The book is dead – long live the book

So much is said and written about the ‘demise’ of the book these days. However, amongst the media hype and one-eyed negativism that sometimes abounds – there are also rational evangelists who focus on knowledge, culture and the role of digitised text in extending the possibilities for humanity.

At a recent conference hosted by the Association of Independent Schools, I encountered just such an evangelist. Sherman Young, who writes The Book is Dead blog as a companion to his book by the same title (download the first chapter), tantalized the audience with his presentation ‘The Book is Dead’.

Sherman kept the BOOK right in perspective – both past forms and future possibilities were discussed.

Book culture is too often confused with reading culture  – and it is this reading culture that Sherman explained as ‘long-form’ text. A book is a process – it requires time  to write and time to read. A book makes premium  demands of authors and readers: a writer can reflect and dig deeper into ideas, subtly constructing reality, thereby encouraging analysis, thought, reflection. In fact,  in a book the creation of a new reality is delegated to the reader.

Sherman reminded us that in fact BOOKS HAVE BEEN DIGITAL FOR ABOUT 20 YEARS!!

Eureka!  Of course books have been digital – once we got rid of hot metal presses, and moved to typesetting then desktop publishing, all books were digital first, then adapted to be printed.

Now the digital books are getting sophisticated and devices have emerged that make them easy to read. In addition, books are being digitised the world over to share, and to facilitate learning and research. Take a look at the Rare Book Room, and think about the value of this type of easy access to our literary and knowledge heritage.

In an online world we can and have to ensure that books remain – it’s about what books have done that counts. Even Google books are a way of ensuring that books survive.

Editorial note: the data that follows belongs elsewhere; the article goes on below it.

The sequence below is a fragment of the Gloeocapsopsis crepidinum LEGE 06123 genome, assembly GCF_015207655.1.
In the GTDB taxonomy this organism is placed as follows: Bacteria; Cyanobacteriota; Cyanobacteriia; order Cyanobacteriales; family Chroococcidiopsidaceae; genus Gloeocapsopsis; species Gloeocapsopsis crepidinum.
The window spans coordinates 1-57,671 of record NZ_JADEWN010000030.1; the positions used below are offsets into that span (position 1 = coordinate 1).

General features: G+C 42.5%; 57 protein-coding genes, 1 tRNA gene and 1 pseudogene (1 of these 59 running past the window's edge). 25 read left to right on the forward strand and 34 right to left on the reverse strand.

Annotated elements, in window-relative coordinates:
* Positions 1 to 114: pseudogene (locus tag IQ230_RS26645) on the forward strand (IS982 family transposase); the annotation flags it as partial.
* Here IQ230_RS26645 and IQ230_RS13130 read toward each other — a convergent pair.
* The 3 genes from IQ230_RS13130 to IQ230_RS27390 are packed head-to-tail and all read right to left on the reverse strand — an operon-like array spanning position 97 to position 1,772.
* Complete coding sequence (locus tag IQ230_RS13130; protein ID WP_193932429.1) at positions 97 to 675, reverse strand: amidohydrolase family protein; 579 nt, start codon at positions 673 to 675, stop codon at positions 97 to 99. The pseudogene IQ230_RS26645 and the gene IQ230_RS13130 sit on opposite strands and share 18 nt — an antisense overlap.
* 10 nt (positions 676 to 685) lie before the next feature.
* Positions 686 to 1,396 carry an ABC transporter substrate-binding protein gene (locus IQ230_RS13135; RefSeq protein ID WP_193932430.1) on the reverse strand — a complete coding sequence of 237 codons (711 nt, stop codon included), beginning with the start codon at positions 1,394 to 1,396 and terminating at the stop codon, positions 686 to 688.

Of course we also have text that is about communication in short form and speed. Text is everywhere online.

According to Sherman,

books are people thinking; online text, like Twitter, are people talking.

We need books. Even in the 21st century we need places and spaces to slow down, and books to read as ‘long text’.

I wound up the conference with my presentation. It was great to conclude an exciting day that, incidentally, kicked off with a fantastic skyed presentation from Will Richardson on transforming learning in education. Will’s a bit of a star at getting people sitting on the edge of their seats, and so people were pretty much buzzing making  it  easy for me to do a wrap that followed his vision, and also bounced off the exciting ideas that Sherman shared.

As ‘one of their own’ it was my job to try and challenge all the teacher-librarians to go on back to school and work hard at ‘keeping up with every(E)thing.  Oh, and my view is that the book is not dead – it’s just adapting!

4 thoughts on “The book is dead – long live the book

  1. HI Jude

    When video came in remember the mantra the cinema would be gone. Books will evolve but i suspect that printed books will still be around. The Naysayers are so tedious and libraries swill survive in one form or other. All th prediction about radio going, cinema and TV have all fallen into a heap. New inventions come but the worthy stuff still hangs around, I am thinking of an ebook reader myself and I am not an early adopter more like a slug. However I am hankering to buy an iphone


  2. Judy,

    I agree with so much in your posting. I do believe we compartmentalize reading too much between books, virtual information in print but I also believe we need both. I read a study recently that mentioned that those who exclusively read on the web tend to mentally jump back and forth quickly whereas reading a print publication or book tends to take us into the deeper stages of thinking. And those higher level thinking skills and what I call “thinking, wondering and pondering” are where problem solving occurs.

    There’s also a good article about this from several years ago in the Atlantic Magazine (

    A new book is out on the subject, The Shallows by Nicholas Carr (

  3. Pingback: Will we be shushed- Save our libraries and library staff! « Reading Power

  4. Jude – Your slides just keep getting more and more beautiful. Any chance you could record audio for this? I’m happy if you don’t want to sync it…just do the little “Tinkerbelle waves her magic wand” bell noise and I can advance the slide…

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